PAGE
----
While key resellers have their issues, G2A is actually well known as being really scummy. When you buy a key on their site they will try to get you to buy what is essentially insurance. Many people have been scammed by their insurance. Buying it for a game subscribes you to it and cancelling is very difficult. For one you are not allowed to cancel until like 2 days before it renews. They also try to deceive you many, many times during the process. Take a look at this person’s experience deactivating G2A Shield:http://imgur.com/a/PUwPC

    Whether you use their insurance or not, people have been scammed and G2A was far from helpful. Of course it also goes both ways, sellers have also been scammed by G2A. Defenders of G2A like to point out that they have used it many times and not been scammed. But imo a store that only sometimes outright scams their customers is really no better than one that always does.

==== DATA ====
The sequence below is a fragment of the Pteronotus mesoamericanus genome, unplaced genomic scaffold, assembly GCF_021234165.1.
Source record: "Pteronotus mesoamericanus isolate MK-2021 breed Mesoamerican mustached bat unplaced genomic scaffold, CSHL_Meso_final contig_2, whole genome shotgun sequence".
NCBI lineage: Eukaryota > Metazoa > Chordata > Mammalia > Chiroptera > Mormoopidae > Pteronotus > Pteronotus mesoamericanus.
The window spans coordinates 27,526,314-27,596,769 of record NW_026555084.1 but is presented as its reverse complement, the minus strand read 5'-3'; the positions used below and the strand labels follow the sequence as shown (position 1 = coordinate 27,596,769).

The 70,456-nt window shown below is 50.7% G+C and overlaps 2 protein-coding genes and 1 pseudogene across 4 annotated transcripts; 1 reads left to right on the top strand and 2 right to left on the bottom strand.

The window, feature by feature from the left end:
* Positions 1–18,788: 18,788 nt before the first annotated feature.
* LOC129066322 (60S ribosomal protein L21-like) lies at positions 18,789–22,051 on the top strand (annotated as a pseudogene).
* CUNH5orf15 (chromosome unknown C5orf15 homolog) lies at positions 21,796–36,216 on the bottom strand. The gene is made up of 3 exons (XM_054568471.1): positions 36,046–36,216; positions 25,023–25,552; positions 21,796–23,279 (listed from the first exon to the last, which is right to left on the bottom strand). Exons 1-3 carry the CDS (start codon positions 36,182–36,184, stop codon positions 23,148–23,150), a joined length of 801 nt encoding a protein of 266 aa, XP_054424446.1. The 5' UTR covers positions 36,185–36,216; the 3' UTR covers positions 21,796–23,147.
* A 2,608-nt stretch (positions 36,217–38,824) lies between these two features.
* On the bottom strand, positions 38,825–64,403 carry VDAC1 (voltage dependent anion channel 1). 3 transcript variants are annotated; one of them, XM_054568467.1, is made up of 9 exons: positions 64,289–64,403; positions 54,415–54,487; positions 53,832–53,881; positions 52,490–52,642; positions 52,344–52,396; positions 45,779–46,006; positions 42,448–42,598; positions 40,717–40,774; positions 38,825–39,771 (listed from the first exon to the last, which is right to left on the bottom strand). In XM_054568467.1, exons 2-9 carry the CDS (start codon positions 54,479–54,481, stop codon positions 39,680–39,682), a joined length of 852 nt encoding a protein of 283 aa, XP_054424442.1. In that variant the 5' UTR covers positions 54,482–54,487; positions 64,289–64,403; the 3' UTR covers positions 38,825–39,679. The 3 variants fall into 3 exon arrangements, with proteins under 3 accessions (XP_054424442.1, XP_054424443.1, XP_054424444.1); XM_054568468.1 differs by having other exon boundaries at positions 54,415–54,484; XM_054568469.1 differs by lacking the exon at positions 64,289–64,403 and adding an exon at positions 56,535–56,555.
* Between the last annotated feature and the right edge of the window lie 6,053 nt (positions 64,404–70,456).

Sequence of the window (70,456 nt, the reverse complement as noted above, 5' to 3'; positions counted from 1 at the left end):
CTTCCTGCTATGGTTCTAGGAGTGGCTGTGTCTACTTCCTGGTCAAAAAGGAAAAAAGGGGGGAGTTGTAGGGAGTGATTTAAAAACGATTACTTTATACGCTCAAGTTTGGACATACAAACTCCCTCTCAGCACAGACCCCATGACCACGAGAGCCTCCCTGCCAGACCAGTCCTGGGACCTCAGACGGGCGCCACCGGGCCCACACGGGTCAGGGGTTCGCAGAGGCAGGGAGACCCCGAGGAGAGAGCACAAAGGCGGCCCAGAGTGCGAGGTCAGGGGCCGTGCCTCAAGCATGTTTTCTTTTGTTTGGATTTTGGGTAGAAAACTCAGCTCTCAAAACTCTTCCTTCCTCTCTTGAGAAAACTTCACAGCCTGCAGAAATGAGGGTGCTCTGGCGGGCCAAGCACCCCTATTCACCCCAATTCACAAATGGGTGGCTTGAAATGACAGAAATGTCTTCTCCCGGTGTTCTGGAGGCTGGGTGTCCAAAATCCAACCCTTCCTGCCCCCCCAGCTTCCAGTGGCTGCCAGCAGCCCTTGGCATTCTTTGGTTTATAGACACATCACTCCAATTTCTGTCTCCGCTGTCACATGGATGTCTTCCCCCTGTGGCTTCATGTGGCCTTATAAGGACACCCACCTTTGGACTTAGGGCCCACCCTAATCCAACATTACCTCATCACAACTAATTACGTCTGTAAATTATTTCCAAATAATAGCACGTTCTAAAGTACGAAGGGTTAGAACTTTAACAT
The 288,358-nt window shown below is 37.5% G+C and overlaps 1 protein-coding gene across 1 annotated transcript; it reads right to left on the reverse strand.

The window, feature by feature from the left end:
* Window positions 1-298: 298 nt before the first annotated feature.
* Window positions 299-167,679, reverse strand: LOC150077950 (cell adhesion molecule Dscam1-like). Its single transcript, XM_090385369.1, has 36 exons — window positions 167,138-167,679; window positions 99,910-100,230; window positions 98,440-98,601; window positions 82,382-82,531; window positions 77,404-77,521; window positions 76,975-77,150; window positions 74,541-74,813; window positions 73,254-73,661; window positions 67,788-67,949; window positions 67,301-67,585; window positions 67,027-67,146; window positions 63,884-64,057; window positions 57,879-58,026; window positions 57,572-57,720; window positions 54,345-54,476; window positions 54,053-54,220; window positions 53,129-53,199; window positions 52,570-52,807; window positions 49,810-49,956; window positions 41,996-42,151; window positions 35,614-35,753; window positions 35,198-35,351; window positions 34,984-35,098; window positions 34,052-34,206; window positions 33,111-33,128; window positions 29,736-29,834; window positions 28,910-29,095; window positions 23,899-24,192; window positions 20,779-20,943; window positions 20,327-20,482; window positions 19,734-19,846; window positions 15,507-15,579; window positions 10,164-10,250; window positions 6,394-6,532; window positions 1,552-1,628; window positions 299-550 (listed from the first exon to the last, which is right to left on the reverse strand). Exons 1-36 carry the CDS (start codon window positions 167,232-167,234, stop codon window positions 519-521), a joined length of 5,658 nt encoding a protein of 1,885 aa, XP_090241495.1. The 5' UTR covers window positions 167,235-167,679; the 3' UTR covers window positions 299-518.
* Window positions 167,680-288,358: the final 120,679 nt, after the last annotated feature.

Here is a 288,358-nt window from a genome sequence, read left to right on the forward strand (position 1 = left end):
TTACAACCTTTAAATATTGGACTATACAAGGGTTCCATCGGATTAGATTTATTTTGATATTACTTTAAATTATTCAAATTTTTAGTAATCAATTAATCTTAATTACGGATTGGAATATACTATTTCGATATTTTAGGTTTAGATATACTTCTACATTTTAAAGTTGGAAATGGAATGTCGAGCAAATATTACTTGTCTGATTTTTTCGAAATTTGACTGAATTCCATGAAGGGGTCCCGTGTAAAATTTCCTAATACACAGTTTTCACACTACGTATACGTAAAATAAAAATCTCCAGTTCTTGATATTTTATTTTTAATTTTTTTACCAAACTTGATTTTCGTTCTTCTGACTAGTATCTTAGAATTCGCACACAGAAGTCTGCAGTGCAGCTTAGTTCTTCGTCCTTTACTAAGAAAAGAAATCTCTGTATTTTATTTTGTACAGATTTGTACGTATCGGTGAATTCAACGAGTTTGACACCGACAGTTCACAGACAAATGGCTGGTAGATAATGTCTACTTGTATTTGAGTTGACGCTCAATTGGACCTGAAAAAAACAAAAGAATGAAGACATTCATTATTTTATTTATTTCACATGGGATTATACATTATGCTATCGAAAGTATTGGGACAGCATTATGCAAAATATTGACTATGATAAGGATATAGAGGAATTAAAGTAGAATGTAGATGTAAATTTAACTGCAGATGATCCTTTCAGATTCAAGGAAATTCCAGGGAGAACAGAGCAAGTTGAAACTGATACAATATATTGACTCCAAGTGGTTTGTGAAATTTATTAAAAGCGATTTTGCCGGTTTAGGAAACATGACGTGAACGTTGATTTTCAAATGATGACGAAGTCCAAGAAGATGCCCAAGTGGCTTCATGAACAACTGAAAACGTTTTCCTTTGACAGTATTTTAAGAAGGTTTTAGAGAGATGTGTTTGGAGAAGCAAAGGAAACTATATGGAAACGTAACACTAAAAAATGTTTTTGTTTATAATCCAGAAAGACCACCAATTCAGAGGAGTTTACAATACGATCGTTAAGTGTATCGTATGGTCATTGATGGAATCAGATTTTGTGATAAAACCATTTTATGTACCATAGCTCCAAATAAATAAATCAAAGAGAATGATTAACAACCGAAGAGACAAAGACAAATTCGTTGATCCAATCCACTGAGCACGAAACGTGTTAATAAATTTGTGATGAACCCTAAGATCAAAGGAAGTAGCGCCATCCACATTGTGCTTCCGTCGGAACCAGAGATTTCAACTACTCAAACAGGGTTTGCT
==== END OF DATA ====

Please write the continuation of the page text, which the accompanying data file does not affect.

• azariosays

      Thanks for this comment

  • Josh S.

    G2A should be fucking ashamed of themselves. Tinybuild does good work, and they deserve money for their own games.